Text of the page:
Anyone who’s had to leave work early or ditch plans with friends because of a headache knows how debilitating they can be—even seemingly “minor” non-migraine kinds. Of course you can take an OTC painkiller to help make the pain go away, but it’s much better to sidestep the headache in the first place if you can. It turns out that many common daily habits can trigger headaches especially in those prone to them. Try to minimize these headache causes in your life to prevent the pain.
Skipping meals or fasting. Headaches are a common response to intense hunger, so regular meals (including breakfast) can keep aches at bay.
Not sticking to a sleep routine. Sleeping too much, too little, or at irregular times of the day can make you more susceptible to headaches.
Using perfume or strong fragrances. You can’t do much about your co-worker’s cologne obsession, but you can monitor your own use of fragrances. Perfumes, heavily scented soaps, strong candles, or scented cleaners can all trigger headaches.
Overexerting yourself physically. Going “too hard” at the gym if you’re out of shape or during very hot days can invite headaches. But that doesn’t mean you should skip your workout. Regular aerobic exercise can actually help prevent headaches from other triggers, too.
Not protecting your eyes. Bright sunlight, screen glares, flickering lights, and fluorescent lamps can all cause pain to the eyes. Wearing sunglasses outside, setting up your desk area to avoid screen glare, and using light bulbs that emit green light may prevent headaches. (Learn how to set up your desk for ergonomics here.)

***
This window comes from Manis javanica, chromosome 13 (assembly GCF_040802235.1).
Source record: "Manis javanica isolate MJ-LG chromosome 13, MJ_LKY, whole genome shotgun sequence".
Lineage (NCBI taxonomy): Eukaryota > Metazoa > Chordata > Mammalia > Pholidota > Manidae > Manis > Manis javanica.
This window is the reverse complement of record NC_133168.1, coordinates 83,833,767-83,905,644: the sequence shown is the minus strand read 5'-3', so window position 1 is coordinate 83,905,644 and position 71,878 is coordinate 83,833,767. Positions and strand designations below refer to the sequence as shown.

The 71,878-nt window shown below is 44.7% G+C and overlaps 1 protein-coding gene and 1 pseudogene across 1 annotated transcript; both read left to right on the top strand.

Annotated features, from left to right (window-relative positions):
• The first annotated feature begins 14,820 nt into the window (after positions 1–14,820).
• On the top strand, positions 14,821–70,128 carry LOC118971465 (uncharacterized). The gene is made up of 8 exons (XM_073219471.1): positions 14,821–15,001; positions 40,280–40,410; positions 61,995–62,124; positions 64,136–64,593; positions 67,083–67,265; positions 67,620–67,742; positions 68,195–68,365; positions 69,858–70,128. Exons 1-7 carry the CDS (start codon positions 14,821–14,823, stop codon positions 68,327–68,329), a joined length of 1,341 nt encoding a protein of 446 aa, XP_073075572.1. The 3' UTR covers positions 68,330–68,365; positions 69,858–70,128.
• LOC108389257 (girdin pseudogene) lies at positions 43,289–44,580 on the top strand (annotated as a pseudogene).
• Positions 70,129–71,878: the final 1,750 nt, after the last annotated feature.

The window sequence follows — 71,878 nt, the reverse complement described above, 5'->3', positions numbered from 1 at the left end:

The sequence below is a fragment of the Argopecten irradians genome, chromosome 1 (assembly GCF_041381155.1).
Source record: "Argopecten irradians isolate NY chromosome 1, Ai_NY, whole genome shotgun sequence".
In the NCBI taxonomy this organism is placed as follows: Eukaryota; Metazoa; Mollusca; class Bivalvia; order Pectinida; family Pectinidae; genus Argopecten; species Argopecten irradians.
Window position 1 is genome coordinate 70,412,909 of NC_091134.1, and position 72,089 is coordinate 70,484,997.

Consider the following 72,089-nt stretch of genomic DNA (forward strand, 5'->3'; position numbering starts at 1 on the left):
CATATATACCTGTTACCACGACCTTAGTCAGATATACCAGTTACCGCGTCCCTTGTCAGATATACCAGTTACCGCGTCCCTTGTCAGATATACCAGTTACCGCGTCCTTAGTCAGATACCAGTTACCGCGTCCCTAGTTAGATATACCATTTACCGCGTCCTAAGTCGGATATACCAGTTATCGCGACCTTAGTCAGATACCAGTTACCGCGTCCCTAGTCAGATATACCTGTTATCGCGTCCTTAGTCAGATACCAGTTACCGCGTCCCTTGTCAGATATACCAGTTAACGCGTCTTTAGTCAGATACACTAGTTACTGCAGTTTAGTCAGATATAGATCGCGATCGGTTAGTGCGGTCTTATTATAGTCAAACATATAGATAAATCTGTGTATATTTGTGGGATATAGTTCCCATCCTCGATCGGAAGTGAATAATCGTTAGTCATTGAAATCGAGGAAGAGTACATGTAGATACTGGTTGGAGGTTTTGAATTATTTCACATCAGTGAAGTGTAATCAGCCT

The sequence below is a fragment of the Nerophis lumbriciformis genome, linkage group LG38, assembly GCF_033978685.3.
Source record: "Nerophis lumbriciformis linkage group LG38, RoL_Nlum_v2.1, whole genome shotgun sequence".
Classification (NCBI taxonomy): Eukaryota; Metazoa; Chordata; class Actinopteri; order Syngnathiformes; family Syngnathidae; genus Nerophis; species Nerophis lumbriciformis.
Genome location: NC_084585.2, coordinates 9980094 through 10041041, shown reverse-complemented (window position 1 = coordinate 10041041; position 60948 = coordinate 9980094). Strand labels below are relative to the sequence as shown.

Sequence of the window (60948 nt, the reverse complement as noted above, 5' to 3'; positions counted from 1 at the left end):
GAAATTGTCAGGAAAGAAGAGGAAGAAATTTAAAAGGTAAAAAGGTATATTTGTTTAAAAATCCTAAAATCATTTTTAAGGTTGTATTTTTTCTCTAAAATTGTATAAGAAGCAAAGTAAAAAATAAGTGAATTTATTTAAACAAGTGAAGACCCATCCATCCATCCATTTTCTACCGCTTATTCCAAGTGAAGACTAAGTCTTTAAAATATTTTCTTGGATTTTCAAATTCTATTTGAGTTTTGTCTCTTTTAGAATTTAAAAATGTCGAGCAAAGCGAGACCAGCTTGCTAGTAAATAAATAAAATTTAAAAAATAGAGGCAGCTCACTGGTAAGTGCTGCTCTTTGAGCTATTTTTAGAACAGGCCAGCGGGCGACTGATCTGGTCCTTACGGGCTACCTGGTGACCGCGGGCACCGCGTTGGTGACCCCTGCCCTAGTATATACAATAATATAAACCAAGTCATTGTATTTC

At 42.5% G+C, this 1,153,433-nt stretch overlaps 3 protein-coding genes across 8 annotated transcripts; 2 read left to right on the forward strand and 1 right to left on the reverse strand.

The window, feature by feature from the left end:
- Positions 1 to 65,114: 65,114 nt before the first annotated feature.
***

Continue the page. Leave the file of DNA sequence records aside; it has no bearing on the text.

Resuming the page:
Not managing stress well. Among people with migraines, 70 percent name stress as a trigger, according to the American Migraine Foundation (AMF). Prioritizing, time management, exercise, and stress-relieving activities can all reduce stress and potentially prevent your headaches. (Here are relaxation techniques besides meditation you can try.)
Not drinking enough water. About a third of people with migraines can trace their pain to dehydration, according to AMF.
Consuming certain foods and drinks. Food triggers for headaches vary by person, but the most common ones are caffeine, alcohol, certain cheeses, MSG, cured meats (like bacon), chocolate, and artificial sweeteners. If you think your diet might be causing headaches, keep a food diary to help identify your trigger.
Tweaking these lifestyle habits may reduce the frequency and severity of your headaches. (Bonus: no side effects.) If your headache pain is debilitating or getting worse, speak to a doctor to see if you are suffering from migraines and what you can do about it. (Here is more information on diagnosing and treating migraines.)